NXLog users can benefit from a SANS course titled SEC555: SIEM with Tactical Analytics, the first vendor-neutral course of its kind.
First of all, what is SANS? The SANS Institute is a cooperative research and education organization that reaches more than 165,000 security professionals worldwide. Today, SANS is the world’s largest and most trusted source for information security training and certifications, with courses taught by real-world professionals.
Relevant Training Important
Among the many cybersecurity best practices is the collection and tactical analysis of domain, IP, and related logs. However, Security Incident and Events Management (SIEM) products that facilitate this are only as good as the training and processes that support them.
Furthermore, it is necessary for an end user to learn more than simply how to use the SIEM product—it is important to understand the ways that an SIEM can be used in a truly effective manner.
That’s where the class SEC555: SIEM with Tactical Analytics comes in. This new lab-heavy SANS course focuses on the construction, development, and maintenance of a true tactical SIEM. The course uses open source Big Data technologies to either operationalize a current SIEM or develop one that is competitive with commercial SIEMs. SEC555 will prepare the attendee to use the SANS SOF-ELK VM in real-world production settings.
The course instructor will discuss the pros and cons of standard SIEM agents, while highlighting open source agents like NXLog and Beats. Such agents are typically stable and feature-rich, and some offer commercial support. Even the NXLog Community Edition, for example, provides features exceeding those of many commercial agents, with multi-platform support, log format support and conversion, encryption, advanced filtering, and real-time file monitoring.
Although the instructor’s approach is vendor-neutral, NXLog is often referenced. Therefore, NXLog users will find SEC555 to be especially helpful.
Effective Use of Log Data
SIEM architecture is often more mysterious than it needs to be. It is easy is to accumulate data from logs, but it is challenging to strategically analyze it and to identify intrusions.
To succeed, it is necessary to gather, process, and analyze literally billions of logs from myriad data sources. The development of an effective Security Operations Center (SOC) requires an aggressive analysis of these logs to extract actionable intelligence. A well-conceived, customized SIEM will successfully integrate with the SOC.
From Data to Actionable Information
The process of converting log data into actionable information involves multiple steps.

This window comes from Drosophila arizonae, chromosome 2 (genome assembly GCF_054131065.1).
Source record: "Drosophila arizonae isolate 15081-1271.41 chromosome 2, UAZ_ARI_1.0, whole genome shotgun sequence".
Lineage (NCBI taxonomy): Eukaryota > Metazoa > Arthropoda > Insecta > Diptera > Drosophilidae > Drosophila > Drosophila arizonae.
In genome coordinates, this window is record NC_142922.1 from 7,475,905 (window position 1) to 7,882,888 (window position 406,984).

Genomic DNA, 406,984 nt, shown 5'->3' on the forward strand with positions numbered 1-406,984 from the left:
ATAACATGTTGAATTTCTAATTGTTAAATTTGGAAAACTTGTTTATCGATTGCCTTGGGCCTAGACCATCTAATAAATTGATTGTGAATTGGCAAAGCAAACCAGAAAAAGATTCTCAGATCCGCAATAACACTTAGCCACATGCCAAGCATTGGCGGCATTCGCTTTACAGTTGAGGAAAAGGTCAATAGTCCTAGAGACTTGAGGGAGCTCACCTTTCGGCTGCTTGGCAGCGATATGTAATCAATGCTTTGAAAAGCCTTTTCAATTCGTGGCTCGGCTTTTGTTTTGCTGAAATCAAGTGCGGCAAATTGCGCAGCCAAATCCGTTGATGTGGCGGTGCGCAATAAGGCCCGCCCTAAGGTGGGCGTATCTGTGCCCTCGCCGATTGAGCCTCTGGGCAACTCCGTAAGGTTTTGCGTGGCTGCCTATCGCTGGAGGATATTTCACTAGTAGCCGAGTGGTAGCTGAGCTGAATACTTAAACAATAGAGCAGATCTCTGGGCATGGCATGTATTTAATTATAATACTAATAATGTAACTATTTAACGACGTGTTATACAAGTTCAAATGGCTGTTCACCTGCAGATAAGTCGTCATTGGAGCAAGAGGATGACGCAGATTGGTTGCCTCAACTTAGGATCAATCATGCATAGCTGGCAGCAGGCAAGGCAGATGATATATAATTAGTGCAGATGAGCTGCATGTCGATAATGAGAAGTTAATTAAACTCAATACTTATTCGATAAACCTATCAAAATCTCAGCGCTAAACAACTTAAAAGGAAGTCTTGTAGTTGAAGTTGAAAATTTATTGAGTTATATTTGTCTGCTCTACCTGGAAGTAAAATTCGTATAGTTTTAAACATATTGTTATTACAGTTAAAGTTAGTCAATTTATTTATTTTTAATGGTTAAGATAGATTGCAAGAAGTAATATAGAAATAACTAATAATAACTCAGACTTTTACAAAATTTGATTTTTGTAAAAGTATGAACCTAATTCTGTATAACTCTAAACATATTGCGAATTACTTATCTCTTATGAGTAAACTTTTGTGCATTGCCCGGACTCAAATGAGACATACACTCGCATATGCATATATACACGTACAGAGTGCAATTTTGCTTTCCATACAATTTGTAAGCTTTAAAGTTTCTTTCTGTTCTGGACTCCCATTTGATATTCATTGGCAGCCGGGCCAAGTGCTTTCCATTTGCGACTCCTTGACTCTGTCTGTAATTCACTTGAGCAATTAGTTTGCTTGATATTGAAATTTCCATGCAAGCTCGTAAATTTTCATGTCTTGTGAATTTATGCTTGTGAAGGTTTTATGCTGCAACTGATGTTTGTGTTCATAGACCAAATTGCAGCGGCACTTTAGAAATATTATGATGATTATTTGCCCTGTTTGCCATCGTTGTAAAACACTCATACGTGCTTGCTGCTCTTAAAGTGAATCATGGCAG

- Determine whether mining given data is, in fact, worthwhile
- Correlate worthwhile data
- Commence investigation of the aggregate data
- Employ the knowledge gained
There are a number of ways to effectively use the knowledge acquired. In a successful system, continuous monitoring and in-depth analysis lead to the replaying of captured attack information to generate appropriate real world scenarios and deploy countermeasures.
Benefits of Tactical Analysis of Log Data
Specifically, why process and analyze all of this Big Data? For a number of reasons related to intrusion discovery and the advancement of tactical analytics:
Identifying IOCs - Two of the most prevalent Indicators of Compromise (IOC) are IP addresses and domain names. Detection and review of IOCs on computer networks ideally involves the comprehensive gathering and processing of DNS information. Analysis of queried domains and responses promote efficient detection of intrusions in the network.
Protocol agnostic detection - Those responsible for network defense can also access firewall and web proxy logs in search of both IP and domain IOCs. This data is often valuable when the adversary's modus operandi does not include HTTP. It is also valuable when the DNS is employed as a covert channel.
Covert channel detection - Covert DNS channels are often used by adversaries to facilitate data transfer and/or remote configuration capabilities to malware inside a network. Covert channels are potentially identified through the at-scale analysis of irregular response packets.
Tracking - Adversaries frequently use multiple IP addresses and domains in an effort to disguise activity. Tactical analysis of query and response data facilitates the tracking of the command and control infrastructure of adversaries.
Ultimately, the transformation of reams of nondescript logs into true tactical data is of value on numerous levels. Graphs and tables presented on active dashboards facilitate the detection of adversarial activity and support prompt action when required.
To effectively detect even highly sophisticated intrusions, the majority of processing and analysis should be automated to produce results efficiently. Breach canaries and internal tripwires can then be manually deployed to counter these intrusions.
About the Course Developer
Justin Henderson is a SANS instructor and author of SEC555: SIEM with Tactical Analytics. He is a security architect, researcher, and consultant with more than a decade of experience in the health care sector. Justin has been involved in government contracts pertaining to intrusion analysis and network monitoring systems. He is the 13th GSE to achieve both red and blue SANS Cyber Guardian status.